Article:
Rage Against GamerGate’s Hate Machine: What I Got For Speaking Up

I spent three months trying to fight #GamerGate with words and realizing words don’t make a single dent against this kind of fanatical zeal.

Emil Lendof/The Daily Beast

There’s a quote attributed to Voltaire: “I have never made but one prayer to God, a very short one: ‘O Lord make my enemies ridiculous.’ And God granted it.”

Voltaire might have had second thoughts if he’d lived to see #GamerGate. After a certain point, the ridiculousness of your enemies only makes their sustained, shameless attacks more painful rather than less. You kind of wish you had opponents worthy of respect; it would make feeling beaten down and exhausted by them a little more dignified.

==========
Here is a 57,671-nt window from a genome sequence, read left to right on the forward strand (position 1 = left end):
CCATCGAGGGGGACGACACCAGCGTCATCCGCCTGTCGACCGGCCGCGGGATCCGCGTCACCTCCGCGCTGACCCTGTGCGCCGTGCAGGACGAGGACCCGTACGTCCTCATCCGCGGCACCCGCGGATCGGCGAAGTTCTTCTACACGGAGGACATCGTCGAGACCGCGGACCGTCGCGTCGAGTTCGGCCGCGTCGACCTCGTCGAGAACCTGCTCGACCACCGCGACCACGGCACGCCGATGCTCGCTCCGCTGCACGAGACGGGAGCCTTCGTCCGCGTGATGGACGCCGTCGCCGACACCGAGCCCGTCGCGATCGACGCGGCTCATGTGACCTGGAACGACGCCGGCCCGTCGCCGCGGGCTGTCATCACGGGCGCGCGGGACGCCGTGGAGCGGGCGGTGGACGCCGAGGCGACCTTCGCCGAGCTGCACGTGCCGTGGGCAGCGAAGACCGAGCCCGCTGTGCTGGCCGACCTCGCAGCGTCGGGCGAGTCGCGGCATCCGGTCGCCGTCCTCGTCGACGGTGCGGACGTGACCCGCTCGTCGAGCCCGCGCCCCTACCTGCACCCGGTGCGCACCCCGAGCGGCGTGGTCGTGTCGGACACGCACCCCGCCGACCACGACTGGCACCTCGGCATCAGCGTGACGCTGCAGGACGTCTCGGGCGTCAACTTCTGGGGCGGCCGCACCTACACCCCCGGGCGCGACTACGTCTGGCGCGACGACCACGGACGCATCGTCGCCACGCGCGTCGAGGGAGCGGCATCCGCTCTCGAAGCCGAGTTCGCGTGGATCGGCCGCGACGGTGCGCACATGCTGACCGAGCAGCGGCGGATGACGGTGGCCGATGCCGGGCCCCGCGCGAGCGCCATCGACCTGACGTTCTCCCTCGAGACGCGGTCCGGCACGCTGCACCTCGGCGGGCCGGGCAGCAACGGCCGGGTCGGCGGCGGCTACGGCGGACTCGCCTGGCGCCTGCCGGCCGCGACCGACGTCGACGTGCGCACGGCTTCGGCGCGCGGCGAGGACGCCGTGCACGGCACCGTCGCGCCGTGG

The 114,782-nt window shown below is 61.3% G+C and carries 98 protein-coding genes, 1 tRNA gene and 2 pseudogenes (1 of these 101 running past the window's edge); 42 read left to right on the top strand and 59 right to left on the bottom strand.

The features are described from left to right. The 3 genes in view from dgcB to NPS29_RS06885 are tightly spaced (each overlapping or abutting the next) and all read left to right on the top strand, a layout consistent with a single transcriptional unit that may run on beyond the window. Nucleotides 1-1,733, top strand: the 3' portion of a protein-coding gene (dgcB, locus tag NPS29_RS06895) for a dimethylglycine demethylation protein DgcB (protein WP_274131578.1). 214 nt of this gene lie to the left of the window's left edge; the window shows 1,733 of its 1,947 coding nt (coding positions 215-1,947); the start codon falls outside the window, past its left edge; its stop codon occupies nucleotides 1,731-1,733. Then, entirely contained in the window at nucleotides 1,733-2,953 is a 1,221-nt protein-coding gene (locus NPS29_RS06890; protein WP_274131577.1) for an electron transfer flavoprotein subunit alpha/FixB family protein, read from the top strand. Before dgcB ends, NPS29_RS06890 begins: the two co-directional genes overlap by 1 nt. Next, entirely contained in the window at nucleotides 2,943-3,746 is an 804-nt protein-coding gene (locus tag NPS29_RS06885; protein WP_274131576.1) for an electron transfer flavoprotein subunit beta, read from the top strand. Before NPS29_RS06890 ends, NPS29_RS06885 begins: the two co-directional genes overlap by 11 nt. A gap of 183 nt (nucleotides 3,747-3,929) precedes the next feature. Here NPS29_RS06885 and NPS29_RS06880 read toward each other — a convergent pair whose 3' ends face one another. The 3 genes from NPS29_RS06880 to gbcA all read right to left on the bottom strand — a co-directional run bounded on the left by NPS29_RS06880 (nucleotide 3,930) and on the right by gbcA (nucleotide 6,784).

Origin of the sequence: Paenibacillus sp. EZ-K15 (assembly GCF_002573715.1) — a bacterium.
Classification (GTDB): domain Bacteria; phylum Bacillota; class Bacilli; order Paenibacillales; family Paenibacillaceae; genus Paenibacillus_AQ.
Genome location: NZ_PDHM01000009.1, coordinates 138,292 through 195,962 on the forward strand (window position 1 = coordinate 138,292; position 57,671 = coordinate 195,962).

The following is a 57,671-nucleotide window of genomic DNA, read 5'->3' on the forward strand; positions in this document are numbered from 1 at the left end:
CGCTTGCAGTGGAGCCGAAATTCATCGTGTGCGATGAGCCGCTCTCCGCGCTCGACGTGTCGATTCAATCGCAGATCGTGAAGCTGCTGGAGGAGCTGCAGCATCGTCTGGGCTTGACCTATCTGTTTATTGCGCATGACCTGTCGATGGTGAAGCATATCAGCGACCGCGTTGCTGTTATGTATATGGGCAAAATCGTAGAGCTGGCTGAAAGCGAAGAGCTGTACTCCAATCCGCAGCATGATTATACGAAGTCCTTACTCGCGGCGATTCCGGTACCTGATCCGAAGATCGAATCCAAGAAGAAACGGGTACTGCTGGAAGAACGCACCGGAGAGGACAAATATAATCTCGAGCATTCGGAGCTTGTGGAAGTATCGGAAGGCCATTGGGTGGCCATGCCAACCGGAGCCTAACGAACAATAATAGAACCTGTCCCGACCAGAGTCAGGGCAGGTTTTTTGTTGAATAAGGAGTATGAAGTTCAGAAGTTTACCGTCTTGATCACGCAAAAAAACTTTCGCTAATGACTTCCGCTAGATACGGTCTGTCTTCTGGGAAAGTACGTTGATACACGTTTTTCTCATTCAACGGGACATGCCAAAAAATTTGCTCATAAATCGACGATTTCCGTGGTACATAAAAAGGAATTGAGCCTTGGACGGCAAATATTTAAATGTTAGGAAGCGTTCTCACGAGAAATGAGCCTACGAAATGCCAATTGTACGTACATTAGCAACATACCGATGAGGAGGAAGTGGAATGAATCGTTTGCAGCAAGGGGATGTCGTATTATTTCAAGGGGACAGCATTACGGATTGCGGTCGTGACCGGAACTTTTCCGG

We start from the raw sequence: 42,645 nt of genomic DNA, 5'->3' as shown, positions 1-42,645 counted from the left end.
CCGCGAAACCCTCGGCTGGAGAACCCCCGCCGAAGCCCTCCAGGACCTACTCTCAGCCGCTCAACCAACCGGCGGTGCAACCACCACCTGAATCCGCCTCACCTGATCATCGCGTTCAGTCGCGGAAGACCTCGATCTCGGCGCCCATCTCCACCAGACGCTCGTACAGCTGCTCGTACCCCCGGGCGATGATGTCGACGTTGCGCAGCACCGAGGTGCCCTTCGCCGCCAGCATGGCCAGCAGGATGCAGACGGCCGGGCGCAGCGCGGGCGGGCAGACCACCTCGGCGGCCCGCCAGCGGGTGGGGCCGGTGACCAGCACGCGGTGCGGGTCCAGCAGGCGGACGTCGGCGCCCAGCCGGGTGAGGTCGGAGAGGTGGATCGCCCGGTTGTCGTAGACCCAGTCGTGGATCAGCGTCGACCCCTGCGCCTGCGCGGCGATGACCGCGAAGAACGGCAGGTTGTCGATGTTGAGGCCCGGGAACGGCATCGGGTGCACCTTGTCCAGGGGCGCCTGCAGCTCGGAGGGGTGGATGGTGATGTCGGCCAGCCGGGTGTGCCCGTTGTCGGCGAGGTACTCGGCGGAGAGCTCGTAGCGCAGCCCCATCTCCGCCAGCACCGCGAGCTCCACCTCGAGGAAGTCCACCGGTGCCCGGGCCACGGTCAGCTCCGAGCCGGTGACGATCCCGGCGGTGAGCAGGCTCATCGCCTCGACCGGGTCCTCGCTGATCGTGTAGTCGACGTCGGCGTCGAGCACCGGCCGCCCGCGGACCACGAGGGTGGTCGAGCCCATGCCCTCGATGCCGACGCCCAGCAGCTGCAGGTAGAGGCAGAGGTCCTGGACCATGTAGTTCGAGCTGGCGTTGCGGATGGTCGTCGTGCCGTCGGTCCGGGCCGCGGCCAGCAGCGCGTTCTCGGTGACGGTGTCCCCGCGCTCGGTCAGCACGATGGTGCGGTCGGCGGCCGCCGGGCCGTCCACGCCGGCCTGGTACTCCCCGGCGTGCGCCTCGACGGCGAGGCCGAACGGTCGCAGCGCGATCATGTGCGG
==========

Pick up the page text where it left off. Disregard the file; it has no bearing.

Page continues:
I’m not going to bother explaining the basics of what #GamerGate is. That’s been done over and over and over at this point. It’s gone about as mainstream as any stupid Internet nerd fight can go, making it to The Colbert Report and The New York Times.

The problem with these high-level overviews of the topic—these broad summaries of hordes of angry video game consumers trying to take down what they see as a “corrupt conspiracy” of feminist, progressive voices in gaming—is that any summary of the topic that leaves out the details is going to give #GamerGate too much credit.

Because each and every one of the details is ridiculous and insane.

It’s a pattern that we’ve all seen before. The Tea Party comparison seems apt. The feeling of existential despair I have right now is similar to how I felt back when I realized American politics was, for the near future, going to be about debating birth certificates and death panels with deranged 18th-century period cosplayers.

Only it’s worse, despite being on a much smaller scale than the Tea Party, because it turns out everything becomes worse when it goes from being about actual political issues to being about video games.